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ARS Home » Midwest Area » St. Paul, Minnesota » Plant Science Research » Research » Publications at this Location » Publication #97510


item Jung, Hans Joachim
item Varel, Vincent
item Weimer, Paul
item Ralph, John

Submitted to: Journal of Agricultural and Food Chemistry
Publication Type: Peer Reviewed Journal
Publication Acceptance Date: 10/2/1998
Publication Date: N/A
Citation: N/A

Interpretive Summary: Forages are the primary source of digestible energy and other feed nutrients for dairy and beef production. Fiber represents one-half to two- thirds of the potential digestible energy in forage crops. However, only the carbohydrate portion of the fiber is a source of feed energy for cattle. Lignin is a component of fiber which limits the digestibility of fiber carbohydrates, and lignin is totally non-digestible which means that it cannot provide any feed energy to cattle. Accurate measurement of the amount of lignin in forages is critical for prediction of the potential feeding value of a forage crop. We have demonstrated that the standard method of forage lignin analysis severely underestimates the amount of lignin present in forages. A different method of analysis, commonly used for analysis of lignin in wood, was shown to be much more accurate for the measurement of lignin amount. In the past scientists had considered this wood method to be inappropriate for forage crops. Adoption of the lignin analysis method used for wood to measure lignin in forages will improve the accuracy of our predictions of the digestible energy content of cattle feeds. The improved predictions of feed energy content will increase the efficiency of meat and milk production.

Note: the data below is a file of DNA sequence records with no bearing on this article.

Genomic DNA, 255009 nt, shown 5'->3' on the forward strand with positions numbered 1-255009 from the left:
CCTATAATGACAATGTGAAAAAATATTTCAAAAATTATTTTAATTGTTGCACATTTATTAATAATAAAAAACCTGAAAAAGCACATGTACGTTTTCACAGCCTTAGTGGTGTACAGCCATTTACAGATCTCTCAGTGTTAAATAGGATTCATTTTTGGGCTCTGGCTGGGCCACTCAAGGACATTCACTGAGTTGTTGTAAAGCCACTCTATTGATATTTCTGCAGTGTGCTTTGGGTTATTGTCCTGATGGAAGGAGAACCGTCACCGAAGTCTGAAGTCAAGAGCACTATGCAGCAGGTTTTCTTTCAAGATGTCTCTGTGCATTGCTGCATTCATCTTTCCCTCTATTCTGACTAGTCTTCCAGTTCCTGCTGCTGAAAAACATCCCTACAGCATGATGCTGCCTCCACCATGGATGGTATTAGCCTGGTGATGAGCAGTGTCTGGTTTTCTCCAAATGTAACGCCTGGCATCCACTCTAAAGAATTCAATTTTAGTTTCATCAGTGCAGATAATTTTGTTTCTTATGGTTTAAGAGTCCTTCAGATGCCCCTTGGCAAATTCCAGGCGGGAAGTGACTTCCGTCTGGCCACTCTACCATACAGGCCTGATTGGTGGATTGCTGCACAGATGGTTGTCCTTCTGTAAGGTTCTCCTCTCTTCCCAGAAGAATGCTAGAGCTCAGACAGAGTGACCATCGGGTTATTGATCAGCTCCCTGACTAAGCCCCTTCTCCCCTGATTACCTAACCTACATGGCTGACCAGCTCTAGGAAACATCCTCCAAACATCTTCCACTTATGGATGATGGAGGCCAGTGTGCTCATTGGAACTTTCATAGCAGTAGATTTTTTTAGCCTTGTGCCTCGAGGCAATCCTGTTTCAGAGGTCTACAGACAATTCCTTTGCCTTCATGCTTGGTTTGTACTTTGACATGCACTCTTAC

Technical Abstract: An accurate method for estimation of lignin concentration is important to predict the potential digestible energy content of livestock feeds. In this study, the accuracy of lignin concentration estimates based on the Klason lignin and acid detergent lignin methods was evaluated. Ten diverse forage samples were analyzed for crude protein, carbohydrates, lipids, organic acids, ash, lignin (by both methods), and gross energy. The accuracy of lignin concentration estimates of forages was examined by comparing the percentage of the measured forage gross energy that was accounted for in calculation of sample gross energy from compositional analysis. Use of the acid detergent lignin estimate in this calculation accounted for 68 to 84% of the forage gross energy compared to 85 to 97% of the gross energy using Klason lignin. The results indicate that while Klason lignin estimates are substantially higher than acid detergent lignin nestimates, Klason lignin is the more accurate lignin method and does not overestimate lignin because gross energy recoveries were less than 100%.